Sir Abraham Elton, 2nd Baronet

Sir Abraham Elton

Portrait of Elton
Member of Parliament
for Taunton
In office
Member of Parliament
for Bristol
In office
Personal details
Born (1679-06-30)30 June 1679 (date of baptism)
Died 20 October 1742(1742-10-20) (aged 63)
Nationality British
Political party Whigs

Sir Abraham Elton, 2nd Baronet (baptised 30 June 1679 – 20 October 1742) was a British Whig, who served as a Member of Parliament for Taunton between 1724 and 1727, and then for Bristol from 1727 until his death in 1742. He also served as the High Sheriff of Bristol from 1710–11, and the Mayor of Bristol 1719–20.

Early life and family

Abraham Elton was the first son of Abraham Elton (later created the first of the Elton baronets), and his wife Mary Jefferies. His date of birth is not known, but he was baptised on 30 June 1679.[1] In 1702, Elton married Abigail Bayly, the daughter of Zachary Bayly.[2] The couple had three sons and three daughters.[1]

Business career

Elton was a merchant and industrialist, and like his father before him, he served as the High Sheriff of Bristol from 1710–11.[1] He invested in slave ships with his brothers, Isaac and Jacob.[3] He was the Master of the Society of Merchant Venturers in 1719 and Mayor of Bristol from 1719–20, but in 1720, he was made bankrupt during the "South Sea Bubble".[2] As soon as he completed his term as Mayor, he left Bristol and travelled to France, and did not return until his father paid off his debts.[4]

Member of Parliament

He returned to England by 1724, and stood in the Taunton by-election of 1724 for the Whigs, as an unexpected late entrant. He was duly elected to serve as a Member of Parliament for Taunton,[1] though one of the other candidates, George Deane, filed a petition against his election. The petition was rejected by a vote of 151 to 104.[5] He only served Taunton until the general election, in 1727, when his father vacated his seat in Bristol. At the resulting election, Elton paid his Tory opponent £1,000 to withdraw from the election, allowing him to be returned unopposed.[6] Upon his father's death in February 1728, Elton became Sir Abraham Elton, 2nd Baronet, and inherited Clevedon Court.[7]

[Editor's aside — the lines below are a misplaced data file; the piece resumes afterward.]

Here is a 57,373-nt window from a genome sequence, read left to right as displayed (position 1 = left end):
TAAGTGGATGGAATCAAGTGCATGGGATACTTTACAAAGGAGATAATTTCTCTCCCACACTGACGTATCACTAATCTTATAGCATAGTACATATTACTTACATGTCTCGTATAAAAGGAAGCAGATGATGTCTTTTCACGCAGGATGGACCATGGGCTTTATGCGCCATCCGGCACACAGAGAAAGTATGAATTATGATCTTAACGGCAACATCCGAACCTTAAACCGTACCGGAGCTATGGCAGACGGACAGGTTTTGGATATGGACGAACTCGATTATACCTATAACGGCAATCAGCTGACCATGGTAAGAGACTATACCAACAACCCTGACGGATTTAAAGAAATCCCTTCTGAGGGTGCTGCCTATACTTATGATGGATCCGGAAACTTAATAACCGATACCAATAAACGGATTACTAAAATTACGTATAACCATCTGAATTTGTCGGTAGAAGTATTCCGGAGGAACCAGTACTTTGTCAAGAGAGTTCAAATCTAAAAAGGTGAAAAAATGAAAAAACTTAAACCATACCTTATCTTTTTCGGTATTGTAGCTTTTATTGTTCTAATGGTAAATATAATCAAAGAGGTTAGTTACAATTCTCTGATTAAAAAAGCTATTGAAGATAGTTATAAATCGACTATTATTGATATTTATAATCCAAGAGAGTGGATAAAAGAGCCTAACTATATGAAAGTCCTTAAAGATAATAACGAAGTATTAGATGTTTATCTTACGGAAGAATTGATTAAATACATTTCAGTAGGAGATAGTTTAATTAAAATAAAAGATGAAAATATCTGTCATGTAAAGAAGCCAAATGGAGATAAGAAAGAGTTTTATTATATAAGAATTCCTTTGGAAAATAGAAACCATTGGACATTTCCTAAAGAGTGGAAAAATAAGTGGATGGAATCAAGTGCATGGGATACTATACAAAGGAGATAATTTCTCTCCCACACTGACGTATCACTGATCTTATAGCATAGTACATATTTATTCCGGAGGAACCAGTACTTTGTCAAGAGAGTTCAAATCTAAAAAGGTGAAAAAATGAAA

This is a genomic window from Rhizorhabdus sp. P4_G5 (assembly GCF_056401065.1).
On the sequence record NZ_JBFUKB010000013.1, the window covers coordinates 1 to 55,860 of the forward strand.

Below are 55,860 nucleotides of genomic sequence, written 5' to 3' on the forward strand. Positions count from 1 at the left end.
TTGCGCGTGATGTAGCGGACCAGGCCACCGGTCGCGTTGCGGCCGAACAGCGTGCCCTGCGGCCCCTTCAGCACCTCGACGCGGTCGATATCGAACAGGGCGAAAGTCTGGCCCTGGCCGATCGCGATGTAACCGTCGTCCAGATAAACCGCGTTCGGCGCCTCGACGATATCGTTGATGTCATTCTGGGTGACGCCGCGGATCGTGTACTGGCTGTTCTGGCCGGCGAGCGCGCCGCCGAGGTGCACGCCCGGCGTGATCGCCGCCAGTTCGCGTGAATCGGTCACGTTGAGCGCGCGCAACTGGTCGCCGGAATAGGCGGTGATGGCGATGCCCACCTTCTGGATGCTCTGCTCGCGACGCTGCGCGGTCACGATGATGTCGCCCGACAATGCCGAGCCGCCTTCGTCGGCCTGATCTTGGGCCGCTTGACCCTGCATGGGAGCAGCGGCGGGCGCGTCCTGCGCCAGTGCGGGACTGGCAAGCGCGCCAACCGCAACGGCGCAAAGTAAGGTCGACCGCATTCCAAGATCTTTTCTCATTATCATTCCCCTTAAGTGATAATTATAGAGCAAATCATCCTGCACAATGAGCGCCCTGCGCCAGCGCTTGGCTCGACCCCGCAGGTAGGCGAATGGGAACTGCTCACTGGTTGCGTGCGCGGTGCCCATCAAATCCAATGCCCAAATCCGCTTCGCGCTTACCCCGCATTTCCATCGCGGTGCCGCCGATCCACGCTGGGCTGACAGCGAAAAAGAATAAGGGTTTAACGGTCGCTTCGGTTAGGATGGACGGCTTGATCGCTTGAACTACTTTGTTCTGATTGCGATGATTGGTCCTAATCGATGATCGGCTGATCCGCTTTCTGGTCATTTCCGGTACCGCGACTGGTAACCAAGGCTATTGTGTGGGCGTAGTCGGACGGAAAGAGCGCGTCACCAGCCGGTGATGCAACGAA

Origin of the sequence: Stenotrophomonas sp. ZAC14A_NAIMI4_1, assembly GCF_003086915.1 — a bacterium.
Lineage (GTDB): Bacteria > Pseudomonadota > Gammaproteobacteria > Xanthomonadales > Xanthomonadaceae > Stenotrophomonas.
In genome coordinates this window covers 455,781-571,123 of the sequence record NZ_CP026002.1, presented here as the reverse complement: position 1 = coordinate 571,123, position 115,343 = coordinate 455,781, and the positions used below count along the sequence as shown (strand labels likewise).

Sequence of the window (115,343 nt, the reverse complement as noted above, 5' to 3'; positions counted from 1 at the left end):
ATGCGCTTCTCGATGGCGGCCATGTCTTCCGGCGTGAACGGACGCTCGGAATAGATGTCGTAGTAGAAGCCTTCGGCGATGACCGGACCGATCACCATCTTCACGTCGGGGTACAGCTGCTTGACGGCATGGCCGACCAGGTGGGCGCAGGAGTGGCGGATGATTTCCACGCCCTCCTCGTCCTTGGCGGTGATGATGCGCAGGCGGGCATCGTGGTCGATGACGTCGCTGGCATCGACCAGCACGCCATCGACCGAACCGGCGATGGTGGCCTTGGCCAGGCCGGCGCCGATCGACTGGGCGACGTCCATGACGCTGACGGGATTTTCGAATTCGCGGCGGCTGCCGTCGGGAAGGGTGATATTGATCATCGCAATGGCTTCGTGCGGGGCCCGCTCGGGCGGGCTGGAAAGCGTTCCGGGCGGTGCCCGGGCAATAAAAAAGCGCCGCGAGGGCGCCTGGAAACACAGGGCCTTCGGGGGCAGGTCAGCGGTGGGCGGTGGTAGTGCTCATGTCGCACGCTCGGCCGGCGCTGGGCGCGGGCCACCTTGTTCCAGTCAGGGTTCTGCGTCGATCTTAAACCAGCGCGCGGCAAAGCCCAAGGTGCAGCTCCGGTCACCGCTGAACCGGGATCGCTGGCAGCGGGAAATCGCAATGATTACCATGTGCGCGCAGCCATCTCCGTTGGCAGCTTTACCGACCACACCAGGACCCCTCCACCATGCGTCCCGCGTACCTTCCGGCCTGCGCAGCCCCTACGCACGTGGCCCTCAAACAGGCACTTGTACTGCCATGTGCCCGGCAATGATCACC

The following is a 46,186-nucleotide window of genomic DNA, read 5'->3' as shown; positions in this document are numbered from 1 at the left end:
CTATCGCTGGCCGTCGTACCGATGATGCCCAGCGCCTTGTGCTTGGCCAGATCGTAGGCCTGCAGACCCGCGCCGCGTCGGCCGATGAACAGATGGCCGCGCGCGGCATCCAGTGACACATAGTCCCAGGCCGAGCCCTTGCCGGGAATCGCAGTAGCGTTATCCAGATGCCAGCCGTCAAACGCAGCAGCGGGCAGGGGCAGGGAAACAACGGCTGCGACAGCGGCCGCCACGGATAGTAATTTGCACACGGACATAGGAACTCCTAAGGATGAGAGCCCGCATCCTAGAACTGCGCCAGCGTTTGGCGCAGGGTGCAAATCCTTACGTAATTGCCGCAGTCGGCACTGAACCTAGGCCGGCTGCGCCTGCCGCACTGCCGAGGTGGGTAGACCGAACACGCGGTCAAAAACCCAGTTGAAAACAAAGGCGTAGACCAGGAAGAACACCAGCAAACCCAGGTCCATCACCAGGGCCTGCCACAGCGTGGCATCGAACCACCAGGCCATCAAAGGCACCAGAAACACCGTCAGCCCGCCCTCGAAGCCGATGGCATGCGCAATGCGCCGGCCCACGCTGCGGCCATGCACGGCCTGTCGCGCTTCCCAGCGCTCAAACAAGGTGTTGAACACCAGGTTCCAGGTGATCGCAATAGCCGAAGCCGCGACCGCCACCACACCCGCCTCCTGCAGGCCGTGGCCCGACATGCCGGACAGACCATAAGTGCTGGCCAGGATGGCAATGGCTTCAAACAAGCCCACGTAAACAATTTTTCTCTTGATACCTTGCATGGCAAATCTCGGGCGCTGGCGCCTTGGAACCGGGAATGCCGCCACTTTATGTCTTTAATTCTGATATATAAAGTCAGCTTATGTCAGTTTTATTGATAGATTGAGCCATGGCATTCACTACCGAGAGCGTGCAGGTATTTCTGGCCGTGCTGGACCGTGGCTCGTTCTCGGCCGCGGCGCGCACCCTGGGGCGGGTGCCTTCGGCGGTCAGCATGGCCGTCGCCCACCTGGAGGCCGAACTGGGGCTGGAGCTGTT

He often petitioned government on mercantile issues, amongst them; in 1730 for the removal of duty on soaps and candles, five separate times for the removal of duty on Irish yarn,[1] twice against the introduction of slave duties.[3] He was said to have made a "bantering speech" against the proposed Excise Bill of 1733.[1]


Elton died on 20 October 1742, and the baronetage passed to his eldest son, who became Sir Abraham Elton, 3rd Baronet.[7]


  1. 1 2 3 4 5 6 "ELTON, Abraham (1679-1742), of Bristol and Clevedon Court, Som.". The History of Parliament Trust. Retrieved 8 February 2015.
  2. 1 2 "Sir Abraham Elton, 2nd Bt (1679–1742)". National Trust. Retrieved 8 February 2015.
  3. 1 2 Dresser, Madge; Hann, Andrew, eds. (2013). Slavery and the British Country House (PDF). English Heritage. p. 33. ISBN 978-1-84802-064-1.
  4. Latimer, John (1893). The Annals of Bristol in the Eighteenth Century. John Latimer. p. 127.
  5. "Wye's Letter Verbatim, London, Jan. 28". Caledonian Mercury via British Newspaper Archive. (subscription required (help)).
  6. Bradley, James E. (2002) [1990]. Religion, Revolution and English Radicalism. Cambridge University Press. p. 103. ISBN 0-521-38010-3.
  7. 1 2 Debrett, John; Collen, George William (1840). The baronetage of England. William Pickering. p. 192.
Parliament of Great Britain
Preceded by
John Trenchard
James Smith
Member of Parliament for Taunton
With: James Smith
Succeeded by
Francis Fane
George Speke
Preceded by
Sir Abraham Elton, Bt.
Joseph Earle
Member of Parliament for Bristol
With: John Scrope (1727–1734)
Thomas Coster (1734–1739)
Edward Southwell (1739–1742)
Succeeded by
Edward Southwell
Robert Hoblyn
Baronetage of Great Britain
Preceded by
Abraham Elton
(of Bristol)
Succeeded by
Abraham Elton
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